How the Law Might Develop

Eric Mazur invites us to consider what our laws have recognized and counted as religion, deserving constitutional protection, given the increases in religious pluralism, greater secularization, reduced authority of some major religious institutions, and modern thinking about spirituality. Bradley Girard and Gabriel Hybel discuss the series of cases in recent years in which the Supreme Court has been increasingly solicitous of religious claims, without overruling the major precedents. They flag the references to what is being called “most-favored nation status” for religious free exercise claims, observing that some consider this a form of religious favoritism. Mark Wojcik explores the emergence of this approach in the recent decisions of the Supreme Court, including emergency application rulings without briefing and argument, which have allowed religious institutions to challenge and exempt themselves from public health measures imposed during the COVID-19 pandemic.

Addressing how Title VII’s accommodation of religious employers might be applied in cases of LGBTQ employees of religious employers following Bostock, Regina Stuart analyzes how unlawful sex discrimination might be distinguished from lawful adverse treatment for not complying with religious doctrine.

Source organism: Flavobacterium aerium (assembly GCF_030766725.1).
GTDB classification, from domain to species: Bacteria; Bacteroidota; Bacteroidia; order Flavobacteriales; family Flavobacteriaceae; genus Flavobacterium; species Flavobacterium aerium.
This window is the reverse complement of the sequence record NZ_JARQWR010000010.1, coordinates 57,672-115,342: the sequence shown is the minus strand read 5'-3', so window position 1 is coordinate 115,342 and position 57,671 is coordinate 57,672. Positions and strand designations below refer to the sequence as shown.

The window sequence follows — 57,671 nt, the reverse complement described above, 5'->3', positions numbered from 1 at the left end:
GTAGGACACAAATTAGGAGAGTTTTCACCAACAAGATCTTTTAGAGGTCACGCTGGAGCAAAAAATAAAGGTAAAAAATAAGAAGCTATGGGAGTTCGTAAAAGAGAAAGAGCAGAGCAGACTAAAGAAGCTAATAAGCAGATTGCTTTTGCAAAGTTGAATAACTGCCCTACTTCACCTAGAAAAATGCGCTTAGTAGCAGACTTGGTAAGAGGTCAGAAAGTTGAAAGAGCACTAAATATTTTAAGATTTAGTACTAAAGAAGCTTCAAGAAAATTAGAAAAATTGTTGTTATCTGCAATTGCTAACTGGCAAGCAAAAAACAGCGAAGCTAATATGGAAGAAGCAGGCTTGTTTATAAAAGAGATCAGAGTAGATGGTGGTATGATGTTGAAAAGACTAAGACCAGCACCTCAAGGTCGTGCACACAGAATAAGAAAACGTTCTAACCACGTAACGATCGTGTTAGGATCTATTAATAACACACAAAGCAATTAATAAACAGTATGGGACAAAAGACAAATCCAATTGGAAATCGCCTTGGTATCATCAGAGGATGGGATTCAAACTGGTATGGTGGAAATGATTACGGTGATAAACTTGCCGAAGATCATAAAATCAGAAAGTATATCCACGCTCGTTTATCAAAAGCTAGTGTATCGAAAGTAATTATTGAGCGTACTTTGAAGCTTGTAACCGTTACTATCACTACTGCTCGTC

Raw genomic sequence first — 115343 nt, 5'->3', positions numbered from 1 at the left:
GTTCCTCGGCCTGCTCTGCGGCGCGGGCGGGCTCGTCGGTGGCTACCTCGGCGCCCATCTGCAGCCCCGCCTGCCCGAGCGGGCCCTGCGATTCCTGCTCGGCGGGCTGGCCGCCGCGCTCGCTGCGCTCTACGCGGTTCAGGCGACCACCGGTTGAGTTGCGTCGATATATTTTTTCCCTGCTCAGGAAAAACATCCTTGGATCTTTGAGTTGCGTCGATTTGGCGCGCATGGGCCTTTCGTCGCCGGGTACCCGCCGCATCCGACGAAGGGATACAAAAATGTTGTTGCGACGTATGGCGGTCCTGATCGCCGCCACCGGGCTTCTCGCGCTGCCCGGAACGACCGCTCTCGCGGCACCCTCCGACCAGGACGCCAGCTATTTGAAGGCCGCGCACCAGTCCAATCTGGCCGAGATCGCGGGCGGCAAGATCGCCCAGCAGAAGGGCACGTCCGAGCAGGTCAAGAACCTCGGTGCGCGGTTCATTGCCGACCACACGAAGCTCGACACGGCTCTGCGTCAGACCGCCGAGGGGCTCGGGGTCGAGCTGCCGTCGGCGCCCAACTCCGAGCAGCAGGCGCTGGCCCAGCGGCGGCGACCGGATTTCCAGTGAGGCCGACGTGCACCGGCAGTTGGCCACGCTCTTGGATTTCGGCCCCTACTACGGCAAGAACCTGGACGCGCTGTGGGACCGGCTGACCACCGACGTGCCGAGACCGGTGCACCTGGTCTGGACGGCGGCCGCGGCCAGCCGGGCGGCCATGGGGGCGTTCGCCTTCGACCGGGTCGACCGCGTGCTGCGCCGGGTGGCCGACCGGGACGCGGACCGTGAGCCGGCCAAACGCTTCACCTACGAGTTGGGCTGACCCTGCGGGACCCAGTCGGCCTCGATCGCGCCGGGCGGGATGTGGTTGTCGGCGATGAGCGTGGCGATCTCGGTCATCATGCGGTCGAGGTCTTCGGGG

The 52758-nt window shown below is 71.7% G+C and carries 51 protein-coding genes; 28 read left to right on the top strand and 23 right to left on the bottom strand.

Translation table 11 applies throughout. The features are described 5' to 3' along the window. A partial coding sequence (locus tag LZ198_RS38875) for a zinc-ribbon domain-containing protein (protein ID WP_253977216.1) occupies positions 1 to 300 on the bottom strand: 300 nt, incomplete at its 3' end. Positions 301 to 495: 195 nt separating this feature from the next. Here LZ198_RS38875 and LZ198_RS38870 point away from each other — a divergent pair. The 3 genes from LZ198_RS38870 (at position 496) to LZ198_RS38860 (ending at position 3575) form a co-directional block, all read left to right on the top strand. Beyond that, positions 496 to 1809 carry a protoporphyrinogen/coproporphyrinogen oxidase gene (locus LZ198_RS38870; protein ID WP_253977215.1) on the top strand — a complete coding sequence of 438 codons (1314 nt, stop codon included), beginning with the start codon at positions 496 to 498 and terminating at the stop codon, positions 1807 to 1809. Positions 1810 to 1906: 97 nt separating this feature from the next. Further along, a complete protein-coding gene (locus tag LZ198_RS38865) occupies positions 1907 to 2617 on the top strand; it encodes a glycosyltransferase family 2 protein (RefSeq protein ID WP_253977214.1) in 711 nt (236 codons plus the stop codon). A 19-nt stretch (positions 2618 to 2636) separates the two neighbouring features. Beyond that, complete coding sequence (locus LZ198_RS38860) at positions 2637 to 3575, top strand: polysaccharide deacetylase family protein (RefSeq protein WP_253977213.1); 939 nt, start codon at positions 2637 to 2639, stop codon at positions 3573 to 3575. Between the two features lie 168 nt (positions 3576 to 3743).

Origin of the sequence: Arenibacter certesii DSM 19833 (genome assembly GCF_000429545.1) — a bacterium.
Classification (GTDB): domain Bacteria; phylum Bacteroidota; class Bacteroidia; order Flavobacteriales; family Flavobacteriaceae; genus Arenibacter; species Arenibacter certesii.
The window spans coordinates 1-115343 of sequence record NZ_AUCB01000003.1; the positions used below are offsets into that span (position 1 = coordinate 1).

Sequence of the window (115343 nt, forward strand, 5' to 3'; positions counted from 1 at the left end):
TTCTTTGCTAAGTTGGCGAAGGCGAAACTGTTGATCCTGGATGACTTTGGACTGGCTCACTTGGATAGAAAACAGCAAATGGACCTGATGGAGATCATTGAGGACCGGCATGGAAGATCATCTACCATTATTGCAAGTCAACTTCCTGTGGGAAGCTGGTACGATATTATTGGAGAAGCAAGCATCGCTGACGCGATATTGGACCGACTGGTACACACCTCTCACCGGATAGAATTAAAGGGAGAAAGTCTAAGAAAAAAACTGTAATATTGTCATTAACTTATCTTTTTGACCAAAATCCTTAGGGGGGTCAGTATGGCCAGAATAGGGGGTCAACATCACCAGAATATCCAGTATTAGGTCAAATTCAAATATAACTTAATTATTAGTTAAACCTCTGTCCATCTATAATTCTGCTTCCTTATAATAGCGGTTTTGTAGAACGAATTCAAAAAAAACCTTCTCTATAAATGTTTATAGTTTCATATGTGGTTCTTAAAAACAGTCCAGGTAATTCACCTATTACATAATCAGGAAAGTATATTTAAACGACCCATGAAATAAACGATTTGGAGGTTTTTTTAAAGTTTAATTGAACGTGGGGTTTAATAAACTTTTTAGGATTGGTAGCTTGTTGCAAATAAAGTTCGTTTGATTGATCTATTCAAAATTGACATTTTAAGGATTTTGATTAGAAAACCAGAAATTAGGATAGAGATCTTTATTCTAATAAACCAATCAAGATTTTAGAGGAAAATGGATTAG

Finally, our focus turns to how free speech and expressive conduct claims have been intertwined with religious free exercise claims in cases involving the refusal of custom-made goods and services for same-sex couples’ weddings. Robert Ferguson, attorney general of the State of Washington, tells the story of fiancés Robert Ingersoll and Curt Freed, and florist Barronelle Stutzman, as it arrived and prompted his office to launch the Arlene’s Flowers v. Washington case to enforce that state’s Law Against Discrimination. He explains Washington’s position, ultimately successful in that case, that neither Stutzman’s religious rights nor her freedom to express her disapproval of same-sex couples marrying excused her refusal to serve them like other couples. Donald Verrilli picks up this theme and concludes our series of articles by anticipating what the Supreme Court might do in a case it has agreed to hear next term, 303 Creative v. Elenis, a sort of successor to Arlene’s Flowers brought by a designer of wedding websites who objects on free expression grounds to comply with Colorado’s law requiring, like Washington’s, equal treatment of same- and different-sex couples by commercial businesses. 

The material in all ABA publications is copyrighted and may be reprinted by permission only. Request reprint permission here.

Jennifer C. Pizer

Acting Chief Legal Officer, Lambda Legal

Jennifer C. Pizer is acting chief legal officer for Lambda Legal. She has been a leading voice for nondiscrimination protections and family equality, including marriage, for LGBTQ people for nearly 30 years.

Richard T. Foltin

Fellow for Religious Freedom, Freedom Forum; Co-Chair, ABA Section of Civil Rights and Social Justice's Religious Freedom Committee

Richard T. Foltin is Fellow for Religious Freedom with the Freedom Forum in Washington, D.C., and co-chair of CRSJ’s Religious Freedom Committee. He formerly served as director of National and Legislative Affairs for the American Jewish Committee (AJC) and is a longtime advocate and analyst on religious freedom issues, including several appearances before congressional committees to testify on religious discrimination in the workplace.